If you are looking for areas where workers will be in high demand in the coming years, look to the computer and health industries. The Department of Labor estimates that jobs in these occupations will make up the bulk of the 20 fastest growing jobs for the period 2004-2014. More than 50% of these jobs are in the health-care industry with another 25% coming from computer related fields. Jobs in health care shouldn’t be a surprise as the Baby Boomer population gets older and lives longer with an increasing need for medical services. Computer-related occupations high growth rate is the result of ever increasing digitization of our lives.
According to the Department of Labor, the following occupations are projected to have the greatest growth rates through 2014:
1. Home health aides
2. Network systems and data communications analysts
3. Medical assistants
4. Physician assistants
5. Computer software engineers, applications
6. Physical therapist assistants
7. Dental hygienists
8. Computer software engineers, systems software
9. Dental assistants
10. Personal and home care aides
11. Network and computer systems administrators
12. Database administrators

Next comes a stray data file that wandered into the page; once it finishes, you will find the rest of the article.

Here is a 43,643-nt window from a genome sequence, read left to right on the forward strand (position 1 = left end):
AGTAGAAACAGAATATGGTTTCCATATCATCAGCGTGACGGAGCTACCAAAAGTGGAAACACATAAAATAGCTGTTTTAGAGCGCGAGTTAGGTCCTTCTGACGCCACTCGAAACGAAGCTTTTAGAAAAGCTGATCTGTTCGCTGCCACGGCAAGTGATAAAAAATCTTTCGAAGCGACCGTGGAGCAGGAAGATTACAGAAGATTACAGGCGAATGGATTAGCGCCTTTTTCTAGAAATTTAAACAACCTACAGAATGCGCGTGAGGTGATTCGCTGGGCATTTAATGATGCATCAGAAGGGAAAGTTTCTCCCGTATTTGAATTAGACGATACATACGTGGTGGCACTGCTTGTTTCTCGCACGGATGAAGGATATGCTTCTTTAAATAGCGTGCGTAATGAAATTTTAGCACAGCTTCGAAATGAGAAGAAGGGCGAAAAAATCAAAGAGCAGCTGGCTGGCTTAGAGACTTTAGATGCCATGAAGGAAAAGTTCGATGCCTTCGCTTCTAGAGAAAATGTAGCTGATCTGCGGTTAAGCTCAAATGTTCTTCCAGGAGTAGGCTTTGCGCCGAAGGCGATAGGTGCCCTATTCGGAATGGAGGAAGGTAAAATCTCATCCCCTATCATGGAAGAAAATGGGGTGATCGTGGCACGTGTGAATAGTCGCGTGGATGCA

13. Physical therapists
14. Forensic science technicians
15. Veterinary technologists and technicians
16. Diagnostic medical sonographers
17. Physical therapist assistants
18. Occupational therapist assistants
19. Medical scientists, except epidemiologists
20. Occupational therapists
A large number of the health-care positions are for support staff such as assistants and aides. This means that those who are interested in changing careers would be able to fill many of these positions without getting a medical degree. The next time you watch “Grey’s Anatomy” or “House,” pay closer attention to the other health-care employees all around the main characters – they are the ones that have the jobs which are in high demand.
From the U.S. Department of Labor, Bureau of Labor Statistics, “Tomorrow’s Jobs,” Chart 7, Percent change in employment in occupations projected to grow fastest, 2004-2014.